by A Yes Mum

IN 2014, I was at a party in a friend’s house. With the Independence Referendum only a matter of weeks away, it was the subject of a lot of chat, but I soon discovered I was in a minority of one. Although everyone there was supposedly intelligent and well-read, not a single person believed me when I told them the NHS in England was being privatised. Nor were they convinced Pensions would be safe in an independent Scotland. Project Fear had obviously done its work because the one question they all kept firing at me was, “What if it all goes wrong?"

Well, two and a bit years later, I’d say things have gone pretty wrong. Every promise made has been broken and every threat about what would happen if we voted Yes has happened anyway.

What really bugs me is that, if I ever get together with the same people again )yes, I’ll admit I haven’t made much effort to keep in touch after the way they treated me that evening), they would probably all still insist on voting No in a second Independence Referendum. Why? Because all of these people lived in big houses, had good jobs and at least two cars per family. They probably don’t regard themselves as rich, but they’re certainly pretty well off compared to most. And, as is the case with far too many people, they will vote out of self-interest rather than what is best for the nation as a whole.

That might sound as if I’m adopting a holier-than-thou attitude, and maybe I am. But self-interest is what politicians rely on, and those who have done well in life are driven to hold on to whatever material things they have managed to gather. You can maybe understand that, but it’s a very selfish attitude indeed when the reality is that even times of severe economic downturn won’t greatly affect the lives of people with good jobs and good incomes. They might pay a bit more tax, their favourite exotic foods might cost them a bit more, but they are never going to experience the difficulties and hardships that far too many of their fellow citizens suffer on a daily basis. I know mums who can’t afford to heat water for their kids to have a bath more than once a week, who struggle with rent arrears and food bills, who can’t afford new clothes. The thing is, these people make up a very large percentage of our population but they rarely go out and vote. You could say it’s all their own fault, but they’ve seen how nothing ever seems to change. This is a failure of human perception because things do change over time; it’s just that we are often too close to everyday life to notice the changes in society. They also tend to believe what they see on the BBC News and what they read in the newspapers, and what they see and read tells them that they shouldn’t dare take any risks with their future because they might lose what little they’ve got. That’s how Project Fear works.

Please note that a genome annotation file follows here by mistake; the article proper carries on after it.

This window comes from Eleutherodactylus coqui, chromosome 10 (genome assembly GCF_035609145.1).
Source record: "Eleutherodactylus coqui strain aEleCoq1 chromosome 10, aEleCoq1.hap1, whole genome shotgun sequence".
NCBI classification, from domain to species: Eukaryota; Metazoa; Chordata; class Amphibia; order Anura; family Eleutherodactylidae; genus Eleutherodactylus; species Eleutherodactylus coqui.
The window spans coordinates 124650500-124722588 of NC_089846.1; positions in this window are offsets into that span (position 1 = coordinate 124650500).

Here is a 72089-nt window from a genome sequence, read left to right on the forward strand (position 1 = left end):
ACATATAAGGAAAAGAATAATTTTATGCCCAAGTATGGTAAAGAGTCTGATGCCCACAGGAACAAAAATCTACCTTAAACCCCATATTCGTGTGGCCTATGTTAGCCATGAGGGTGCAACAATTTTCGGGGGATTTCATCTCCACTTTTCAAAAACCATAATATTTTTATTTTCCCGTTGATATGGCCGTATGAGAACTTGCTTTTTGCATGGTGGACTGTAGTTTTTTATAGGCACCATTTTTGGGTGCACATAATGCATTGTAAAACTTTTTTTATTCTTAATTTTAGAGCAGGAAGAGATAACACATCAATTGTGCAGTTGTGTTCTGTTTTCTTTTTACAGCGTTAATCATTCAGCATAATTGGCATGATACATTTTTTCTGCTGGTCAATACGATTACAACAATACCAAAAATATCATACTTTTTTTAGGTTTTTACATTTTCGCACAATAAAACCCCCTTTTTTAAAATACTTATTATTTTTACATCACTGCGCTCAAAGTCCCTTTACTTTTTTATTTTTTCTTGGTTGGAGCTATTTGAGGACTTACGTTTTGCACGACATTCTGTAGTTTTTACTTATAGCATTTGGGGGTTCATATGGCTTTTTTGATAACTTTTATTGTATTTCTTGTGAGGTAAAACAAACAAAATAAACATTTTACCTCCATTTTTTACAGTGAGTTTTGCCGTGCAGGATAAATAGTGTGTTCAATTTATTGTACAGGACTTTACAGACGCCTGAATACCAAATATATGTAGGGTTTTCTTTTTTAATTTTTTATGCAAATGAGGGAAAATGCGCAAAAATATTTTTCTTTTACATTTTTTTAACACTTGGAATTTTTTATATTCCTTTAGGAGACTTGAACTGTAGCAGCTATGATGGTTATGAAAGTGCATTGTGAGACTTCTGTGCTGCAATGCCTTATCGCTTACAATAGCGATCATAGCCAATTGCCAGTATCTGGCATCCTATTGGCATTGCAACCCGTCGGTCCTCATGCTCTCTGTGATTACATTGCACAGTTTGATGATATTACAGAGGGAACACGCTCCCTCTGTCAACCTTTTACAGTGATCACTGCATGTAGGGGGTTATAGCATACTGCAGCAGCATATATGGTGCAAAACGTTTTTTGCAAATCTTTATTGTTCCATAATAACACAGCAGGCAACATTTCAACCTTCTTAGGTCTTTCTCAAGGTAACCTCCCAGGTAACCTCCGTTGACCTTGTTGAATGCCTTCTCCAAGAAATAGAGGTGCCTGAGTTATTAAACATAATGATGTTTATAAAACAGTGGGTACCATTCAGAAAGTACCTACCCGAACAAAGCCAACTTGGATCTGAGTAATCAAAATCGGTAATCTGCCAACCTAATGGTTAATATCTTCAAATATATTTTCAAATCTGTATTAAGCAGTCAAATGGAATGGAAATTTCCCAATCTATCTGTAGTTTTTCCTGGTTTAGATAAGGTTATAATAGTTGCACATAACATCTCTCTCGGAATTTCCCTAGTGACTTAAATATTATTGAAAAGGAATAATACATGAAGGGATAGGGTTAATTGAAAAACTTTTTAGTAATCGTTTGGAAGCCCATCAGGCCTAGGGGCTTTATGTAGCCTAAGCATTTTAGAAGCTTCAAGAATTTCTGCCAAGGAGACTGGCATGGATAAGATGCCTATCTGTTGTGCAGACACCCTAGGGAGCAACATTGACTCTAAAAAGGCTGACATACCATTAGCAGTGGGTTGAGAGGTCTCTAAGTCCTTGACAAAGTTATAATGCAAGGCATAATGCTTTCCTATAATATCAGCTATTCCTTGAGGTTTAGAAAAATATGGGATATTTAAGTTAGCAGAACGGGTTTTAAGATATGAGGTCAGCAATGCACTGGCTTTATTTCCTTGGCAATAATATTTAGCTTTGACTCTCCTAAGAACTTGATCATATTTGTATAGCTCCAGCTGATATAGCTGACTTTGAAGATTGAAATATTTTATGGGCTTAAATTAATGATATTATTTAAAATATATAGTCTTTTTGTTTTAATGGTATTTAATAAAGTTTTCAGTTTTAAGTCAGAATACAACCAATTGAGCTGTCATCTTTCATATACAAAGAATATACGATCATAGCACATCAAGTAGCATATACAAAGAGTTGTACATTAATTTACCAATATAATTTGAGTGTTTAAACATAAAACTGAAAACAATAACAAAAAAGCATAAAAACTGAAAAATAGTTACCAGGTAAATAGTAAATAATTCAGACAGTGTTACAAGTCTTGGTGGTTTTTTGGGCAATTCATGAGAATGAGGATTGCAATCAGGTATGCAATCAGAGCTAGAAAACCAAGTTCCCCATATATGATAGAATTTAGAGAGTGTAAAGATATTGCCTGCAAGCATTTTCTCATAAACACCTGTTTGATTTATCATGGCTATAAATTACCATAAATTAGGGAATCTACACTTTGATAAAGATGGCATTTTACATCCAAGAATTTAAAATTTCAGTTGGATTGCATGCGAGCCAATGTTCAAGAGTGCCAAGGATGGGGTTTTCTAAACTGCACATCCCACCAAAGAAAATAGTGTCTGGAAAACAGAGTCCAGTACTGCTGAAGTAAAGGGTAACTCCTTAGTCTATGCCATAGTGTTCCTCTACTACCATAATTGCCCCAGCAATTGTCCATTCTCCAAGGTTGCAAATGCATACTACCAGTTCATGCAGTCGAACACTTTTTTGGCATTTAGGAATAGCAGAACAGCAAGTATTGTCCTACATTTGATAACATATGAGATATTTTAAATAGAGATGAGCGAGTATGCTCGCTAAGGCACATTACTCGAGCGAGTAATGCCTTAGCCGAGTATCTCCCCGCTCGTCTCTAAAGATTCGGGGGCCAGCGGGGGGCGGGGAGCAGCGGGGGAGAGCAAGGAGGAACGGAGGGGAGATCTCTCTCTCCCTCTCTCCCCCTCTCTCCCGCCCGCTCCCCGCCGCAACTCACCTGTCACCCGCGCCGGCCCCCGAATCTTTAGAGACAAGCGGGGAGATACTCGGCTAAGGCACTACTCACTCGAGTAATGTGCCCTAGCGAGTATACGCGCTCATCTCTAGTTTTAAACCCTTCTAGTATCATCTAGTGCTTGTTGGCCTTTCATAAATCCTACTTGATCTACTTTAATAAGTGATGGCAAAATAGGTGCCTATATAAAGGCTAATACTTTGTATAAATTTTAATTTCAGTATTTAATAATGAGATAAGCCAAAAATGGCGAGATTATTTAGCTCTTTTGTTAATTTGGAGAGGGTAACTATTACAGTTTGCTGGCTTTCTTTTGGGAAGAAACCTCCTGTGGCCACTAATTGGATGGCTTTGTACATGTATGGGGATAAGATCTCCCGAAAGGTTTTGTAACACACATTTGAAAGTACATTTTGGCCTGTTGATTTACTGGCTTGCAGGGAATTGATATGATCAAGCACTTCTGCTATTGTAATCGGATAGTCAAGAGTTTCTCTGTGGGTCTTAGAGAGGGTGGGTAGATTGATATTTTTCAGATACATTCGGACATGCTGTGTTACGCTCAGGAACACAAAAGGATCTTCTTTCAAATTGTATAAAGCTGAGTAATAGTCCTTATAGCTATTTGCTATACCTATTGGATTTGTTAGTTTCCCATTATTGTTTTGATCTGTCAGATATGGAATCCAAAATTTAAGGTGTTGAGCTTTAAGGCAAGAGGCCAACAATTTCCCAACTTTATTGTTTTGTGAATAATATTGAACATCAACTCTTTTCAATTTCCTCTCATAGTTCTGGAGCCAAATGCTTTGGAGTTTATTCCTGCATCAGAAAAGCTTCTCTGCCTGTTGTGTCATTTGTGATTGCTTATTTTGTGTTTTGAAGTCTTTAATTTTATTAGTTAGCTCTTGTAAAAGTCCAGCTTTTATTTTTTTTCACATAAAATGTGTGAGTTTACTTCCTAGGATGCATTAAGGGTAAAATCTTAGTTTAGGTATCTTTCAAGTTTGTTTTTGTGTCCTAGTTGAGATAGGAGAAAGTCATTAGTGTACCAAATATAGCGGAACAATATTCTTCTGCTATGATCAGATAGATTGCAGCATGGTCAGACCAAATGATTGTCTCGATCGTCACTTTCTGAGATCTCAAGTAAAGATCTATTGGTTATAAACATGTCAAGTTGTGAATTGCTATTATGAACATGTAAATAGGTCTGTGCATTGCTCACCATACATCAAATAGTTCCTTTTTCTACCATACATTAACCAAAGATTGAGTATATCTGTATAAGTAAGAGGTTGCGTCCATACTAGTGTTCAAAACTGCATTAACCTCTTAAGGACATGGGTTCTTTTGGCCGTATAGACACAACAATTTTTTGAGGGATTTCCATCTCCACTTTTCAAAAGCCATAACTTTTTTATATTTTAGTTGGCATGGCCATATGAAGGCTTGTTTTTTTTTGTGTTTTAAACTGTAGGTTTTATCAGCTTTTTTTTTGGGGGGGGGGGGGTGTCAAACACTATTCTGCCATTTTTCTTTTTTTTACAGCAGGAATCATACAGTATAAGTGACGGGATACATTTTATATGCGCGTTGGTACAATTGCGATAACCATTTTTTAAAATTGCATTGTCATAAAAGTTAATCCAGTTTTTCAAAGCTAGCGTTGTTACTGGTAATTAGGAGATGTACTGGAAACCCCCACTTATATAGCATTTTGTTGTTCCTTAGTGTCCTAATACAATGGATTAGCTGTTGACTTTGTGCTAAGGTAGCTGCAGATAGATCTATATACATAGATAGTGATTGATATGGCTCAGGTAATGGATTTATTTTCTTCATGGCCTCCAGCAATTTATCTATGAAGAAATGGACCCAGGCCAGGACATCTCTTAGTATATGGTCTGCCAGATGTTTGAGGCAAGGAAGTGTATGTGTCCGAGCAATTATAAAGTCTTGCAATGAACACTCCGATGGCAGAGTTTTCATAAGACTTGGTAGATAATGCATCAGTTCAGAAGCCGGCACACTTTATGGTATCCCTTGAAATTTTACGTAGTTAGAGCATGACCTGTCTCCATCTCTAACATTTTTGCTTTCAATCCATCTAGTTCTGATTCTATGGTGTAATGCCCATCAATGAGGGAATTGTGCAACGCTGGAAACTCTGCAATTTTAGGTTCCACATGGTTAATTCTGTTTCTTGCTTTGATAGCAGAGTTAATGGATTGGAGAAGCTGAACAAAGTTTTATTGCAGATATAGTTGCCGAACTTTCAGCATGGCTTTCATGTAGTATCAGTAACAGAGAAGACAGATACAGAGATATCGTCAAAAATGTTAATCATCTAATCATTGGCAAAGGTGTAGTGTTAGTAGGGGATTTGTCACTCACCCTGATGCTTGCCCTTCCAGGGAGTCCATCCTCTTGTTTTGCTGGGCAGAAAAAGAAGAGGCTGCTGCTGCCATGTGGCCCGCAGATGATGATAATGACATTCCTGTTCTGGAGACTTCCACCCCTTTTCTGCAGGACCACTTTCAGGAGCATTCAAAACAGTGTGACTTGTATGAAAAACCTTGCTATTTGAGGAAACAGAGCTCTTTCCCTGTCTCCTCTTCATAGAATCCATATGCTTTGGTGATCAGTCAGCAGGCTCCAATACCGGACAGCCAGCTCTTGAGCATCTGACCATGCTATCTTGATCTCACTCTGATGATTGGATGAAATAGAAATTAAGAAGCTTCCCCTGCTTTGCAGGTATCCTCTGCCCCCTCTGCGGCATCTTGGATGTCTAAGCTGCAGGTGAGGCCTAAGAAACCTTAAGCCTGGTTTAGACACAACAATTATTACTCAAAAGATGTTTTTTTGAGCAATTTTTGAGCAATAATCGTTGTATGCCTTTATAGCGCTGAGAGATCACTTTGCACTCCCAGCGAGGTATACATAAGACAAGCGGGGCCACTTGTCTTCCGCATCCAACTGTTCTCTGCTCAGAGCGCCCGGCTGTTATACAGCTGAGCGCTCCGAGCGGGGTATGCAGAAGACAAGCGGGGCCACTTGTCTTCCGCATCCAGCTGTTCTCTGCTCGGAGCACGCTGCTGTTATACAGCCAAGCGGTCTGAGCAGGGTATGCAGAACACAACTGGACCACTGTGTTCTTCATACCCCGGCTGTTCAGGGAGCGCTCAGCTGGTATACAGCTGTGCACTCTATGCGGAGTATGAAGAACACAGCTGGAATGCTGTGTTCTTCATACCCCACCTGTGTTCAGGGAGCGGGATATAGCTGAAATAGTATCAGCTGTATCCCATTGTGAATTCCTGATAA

So it takes courage, both moral and actual, to look at the state of your nation and ask yourself, to paraphrase John F Kennedy, not “What is best for me?", but “What is best for the country as a whole?". I understand the reluctance to adopt this attitude, but I also understand that there is a desperate need for Scotland to escape the downward spiral into poverty which is the hallmark of Tory rule for far too many people.

When the next Independence Referendum comes, as it surely will, we must hope that more people take the time to evaluate the society they live in and decide to opt for the chance of living in a fairer, friendlier, more outward-looking, and more equal society.

Saor Alba!